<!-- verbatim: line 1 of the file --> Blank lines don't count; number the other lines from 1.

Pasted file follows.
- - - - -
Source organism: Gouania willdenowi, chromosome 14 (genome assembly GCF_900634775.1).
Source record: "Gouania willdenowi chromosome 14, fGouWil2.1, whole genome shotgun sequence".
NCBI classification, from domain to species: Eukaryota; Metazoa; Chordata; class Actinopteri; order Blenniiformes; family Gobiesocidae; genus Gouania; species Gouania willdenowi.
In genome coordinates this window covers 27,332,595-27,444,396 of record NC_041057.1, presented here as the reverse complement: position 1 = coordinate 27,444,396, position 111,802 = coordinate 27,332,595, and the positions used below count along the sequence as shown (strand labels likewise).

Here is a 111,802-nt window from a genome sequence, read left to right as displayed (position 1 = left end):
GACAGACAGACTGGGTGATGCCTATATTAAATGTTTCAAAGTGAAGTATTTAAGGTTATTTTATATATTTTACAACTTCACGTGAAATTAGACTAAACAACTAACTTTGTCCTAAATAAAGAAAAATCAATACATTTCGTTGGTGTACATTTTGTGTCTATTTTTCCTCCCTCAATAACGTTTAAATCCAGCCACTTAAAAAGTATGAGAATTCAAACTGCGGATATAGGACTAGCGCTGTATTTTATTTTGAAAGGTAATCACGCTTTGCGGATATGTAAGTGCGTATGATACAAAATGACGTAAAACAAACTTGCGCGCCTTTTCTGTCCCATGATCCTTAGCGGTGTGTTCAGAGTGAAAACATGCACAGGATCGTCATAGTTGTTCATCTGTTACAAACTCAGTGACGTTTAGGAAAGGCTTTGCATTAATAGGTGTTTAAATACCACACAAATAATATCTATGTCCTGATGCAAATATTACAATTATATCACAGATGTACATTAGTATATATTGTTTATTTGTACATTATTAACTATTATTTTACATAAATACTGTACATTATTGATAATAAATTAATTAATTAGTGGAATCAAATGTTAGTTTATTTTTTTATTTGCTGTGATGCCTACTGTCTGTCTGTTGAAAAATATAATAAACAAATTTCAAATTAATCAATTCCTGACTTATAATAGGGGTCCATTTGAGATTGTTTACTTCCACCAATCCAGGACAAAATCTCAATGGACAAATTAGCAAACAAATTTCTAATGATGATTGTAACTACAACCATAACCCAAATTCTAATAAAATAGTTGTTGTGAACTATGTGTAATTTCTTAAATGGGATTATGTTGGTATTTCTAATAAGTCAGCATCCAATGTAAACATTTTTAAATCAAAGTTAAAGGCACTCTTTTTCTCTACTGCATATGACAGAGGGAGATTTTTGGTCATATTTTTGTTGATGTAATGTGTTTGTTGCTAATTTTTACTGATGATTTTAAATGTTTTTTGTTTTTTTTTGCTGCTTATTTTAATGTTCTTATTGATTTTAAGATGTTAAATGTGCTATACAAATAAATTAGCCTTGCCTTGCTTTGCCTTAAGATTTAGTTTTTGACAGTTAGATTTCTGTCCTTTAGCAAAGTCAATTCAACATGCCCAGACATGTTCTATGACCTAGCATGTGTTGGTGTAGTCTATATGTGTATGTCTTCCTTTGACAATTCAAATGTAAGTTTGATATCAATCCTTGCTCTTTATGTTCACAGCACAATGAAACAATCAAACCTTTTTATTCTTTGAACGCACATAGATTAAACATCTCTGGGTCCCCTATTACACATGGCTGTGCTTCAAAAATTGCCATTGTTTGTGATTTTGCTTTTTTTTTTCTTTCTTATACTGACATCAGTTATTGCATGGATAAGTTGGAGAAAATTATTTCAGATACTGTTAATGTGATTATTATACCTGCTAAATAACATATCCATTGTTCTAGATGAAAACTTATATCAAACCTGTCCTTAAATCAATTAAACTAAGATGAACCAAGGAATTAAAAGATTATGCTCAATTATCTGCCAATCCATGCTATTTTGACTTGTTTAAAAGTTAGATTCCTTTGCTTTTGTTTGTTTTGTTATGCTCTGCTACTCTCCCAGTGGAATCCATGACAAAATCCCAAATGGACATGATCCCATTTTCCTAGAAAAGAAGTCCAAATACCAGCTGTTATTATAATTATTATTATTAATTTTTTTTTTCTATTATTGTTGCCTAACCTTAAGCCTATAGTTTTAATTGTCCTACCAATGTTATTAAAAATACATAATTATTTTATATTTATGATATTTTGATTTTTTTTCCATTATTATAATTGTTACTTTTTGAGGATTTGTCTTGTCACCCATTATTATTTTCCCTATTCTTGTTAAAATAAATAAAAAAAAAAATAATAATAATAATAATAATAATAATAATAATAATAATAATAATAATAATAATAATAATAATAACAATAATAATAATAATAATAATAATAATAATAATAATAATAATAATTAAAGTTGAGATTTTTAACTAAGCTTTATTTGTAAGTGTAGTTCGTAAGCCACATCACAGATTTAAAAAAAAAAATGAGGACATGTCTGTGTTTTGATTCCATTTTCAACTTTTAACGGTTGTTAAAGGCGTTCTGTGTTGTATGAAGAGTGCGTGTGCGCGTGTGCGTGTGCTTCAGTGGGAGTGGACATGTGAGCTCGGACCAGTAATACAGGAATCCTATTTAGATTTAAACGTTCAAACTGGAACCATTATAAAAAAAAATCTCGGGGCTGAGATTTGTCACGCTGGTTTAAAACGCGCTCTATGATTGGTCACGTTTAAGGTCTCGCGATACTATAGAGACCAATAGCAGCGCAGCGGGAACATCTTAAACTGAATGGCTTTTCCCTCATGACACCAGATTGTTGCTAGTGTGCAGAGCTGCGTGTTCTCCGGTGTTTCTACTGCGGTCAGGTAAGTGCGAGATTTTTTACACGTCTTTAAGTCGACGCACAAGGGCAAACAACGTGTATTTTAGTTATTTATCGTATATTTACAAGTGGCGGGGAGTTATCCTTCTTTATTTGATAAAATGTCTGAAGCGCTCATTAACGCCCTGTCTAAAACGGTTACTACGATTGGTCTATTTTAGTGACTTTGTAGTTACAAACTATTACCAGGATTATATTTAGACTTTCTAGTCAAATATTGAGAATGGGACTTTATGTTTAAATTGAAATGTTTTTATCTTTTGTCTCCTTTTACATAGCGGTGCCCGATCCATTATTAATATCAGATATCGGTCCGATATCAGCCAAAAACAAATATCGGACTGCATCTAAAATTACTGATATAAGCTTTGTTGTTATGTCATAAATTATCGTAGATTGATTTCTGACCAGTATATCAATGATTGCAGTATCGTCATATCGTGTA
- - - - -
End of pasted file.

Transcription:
Source organism: Gouania willdenowi, chromosome 14 (genome assembly GCF_900634775.1).